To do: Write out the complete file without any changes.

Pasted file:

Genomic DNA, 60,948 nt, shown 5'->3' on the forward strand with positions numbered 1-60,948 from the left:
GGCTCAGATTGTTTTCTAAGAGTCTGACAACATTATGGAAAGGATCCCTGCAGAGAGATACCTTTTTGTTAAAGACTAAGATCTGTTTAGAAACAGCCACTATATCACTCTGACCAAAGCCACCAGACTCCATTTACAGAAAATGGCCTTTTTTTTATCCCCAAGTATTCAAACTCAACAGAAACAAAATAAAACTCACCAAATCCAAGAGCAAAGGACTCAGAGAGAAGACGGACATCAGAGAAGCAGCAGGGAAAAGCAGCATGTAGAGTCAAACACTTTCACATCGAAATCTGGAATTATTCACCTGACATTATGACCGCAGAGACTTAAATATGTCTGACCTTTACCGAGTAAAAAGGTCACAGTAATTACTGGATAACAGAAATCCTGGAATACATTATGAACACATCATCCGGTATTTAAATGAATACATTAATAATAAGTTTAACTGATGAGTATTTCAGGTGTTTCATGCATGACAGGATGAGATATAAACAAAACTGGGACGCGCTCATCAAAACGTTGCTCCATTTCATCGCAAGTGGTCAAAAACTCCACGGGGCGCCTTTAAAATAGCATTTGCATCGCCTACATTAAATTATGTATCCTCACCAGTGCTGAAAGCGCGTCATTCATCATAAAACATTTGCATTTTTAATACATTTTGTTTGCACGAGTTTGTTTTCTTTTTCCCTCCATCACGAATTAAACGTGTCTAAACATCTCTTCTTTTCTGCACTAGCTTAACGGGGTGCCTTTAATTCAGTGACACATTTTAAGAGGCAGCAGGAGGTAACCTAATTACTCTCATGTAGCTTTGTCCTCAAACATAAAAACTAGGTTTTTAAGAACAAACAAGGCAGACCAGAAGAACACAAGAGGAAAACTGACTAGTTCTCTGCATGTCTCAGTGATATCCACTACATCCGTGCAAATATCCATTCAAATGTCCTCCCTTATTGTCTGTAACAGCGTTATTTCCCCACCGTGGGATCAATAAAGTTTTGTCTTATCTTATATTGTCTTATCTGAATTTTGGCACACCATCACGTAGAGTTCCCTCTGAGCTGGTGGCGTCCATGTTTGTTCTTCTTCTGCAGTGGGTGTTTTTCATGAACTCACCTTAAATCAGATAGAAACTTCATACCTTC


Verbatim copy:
Genomic DNA, 60,948 nt, shown 5'->3' on the forward strand with positions numbered 1-60,948 from the left:
GGCTCAGATTGTTTTCTAAGAGTCTGACAACATTATGGAAAGGATCCCTGCAGAGAGATACCTTTTTGTTAAAGACTAAGATCTGTTTAGAAACAGCCACTATATCACTCTGACCAAAGCCACCAGACTCCATTTACAGAAAATGGCCTTTTTTTTATCCCCAAGTATTCAAACTCAACAGAAACAAAATAAAACTCACCAAATCCAAGAGCAAAGGACTCAGAGAGAAGACGGACATCAGAGAAGCAGCAGGGAAAAGCAGCATGTAGAGTCAAACACTTTCACATCGAAATCTGGAATTATTCACCTGACATTATGACCGCAGAGACTTAAATATGTCTGACCTTTACCGAGTAAAAAGGTCACAGTAATTACTGGATAACAGAAATCCTGGAATACATTATGAACACATCATCCGGTATTTAAATGAATACATTAATAATAAGTTTAACTGATGAGTATTTCAGGTGTTTCATGCATGACAGGATGAGATATAAACAAAACTGGGACGCGCTCATCAAAACGTTGCTCCATTTCATCGCAAGTGGTCAAAAACTCCACGGGGCGCCTTTAAAATAGCATTTGCATCGCCTACATTAAATTATGTATCCTCACCAGTGCTGAAAGCGCGTCATTCATCATAAAACATTTGCATTTTTAATACATTTTGTTTGCACGAGTTTGTTTTCTTTTTCCCTCCATCACGAATTAAACGTGTCTAAACATCTCTTCTTTTCTGCACTAGCTTAACGGGGTGCCTTTAATTCAGTGACACATTTTAAGAGGCAGCAGGAGGTAACCTAATTACTCTCATGTAGCTTTGTCCTCAAACATAAAAACTAGGTTTTTAAGAACAAACAAGGCAGACCAGAAGAACACAAGAGGAAAACTGACTAGTTCTCTGCATGTCTCAGTGATATCCACTACATCCGTGCAAATATCCATTCAAATGTCCTCCCTTATTGTCTGTAACAGCGTTATTTCCCCACCGTGGGATCAATAAAGTTTTGTCTTATCTTATATTGTCTTATCTGAATTTTGGCACACCATCACGTAGAGTTCCCTCTGAGCTGGTGGCGTCCATGTTTGTTCTTCTTCTGCAGTGGGTGTTTTTCATGAACTCACCTTAAATCAGATAGAAACTTCATACCTTC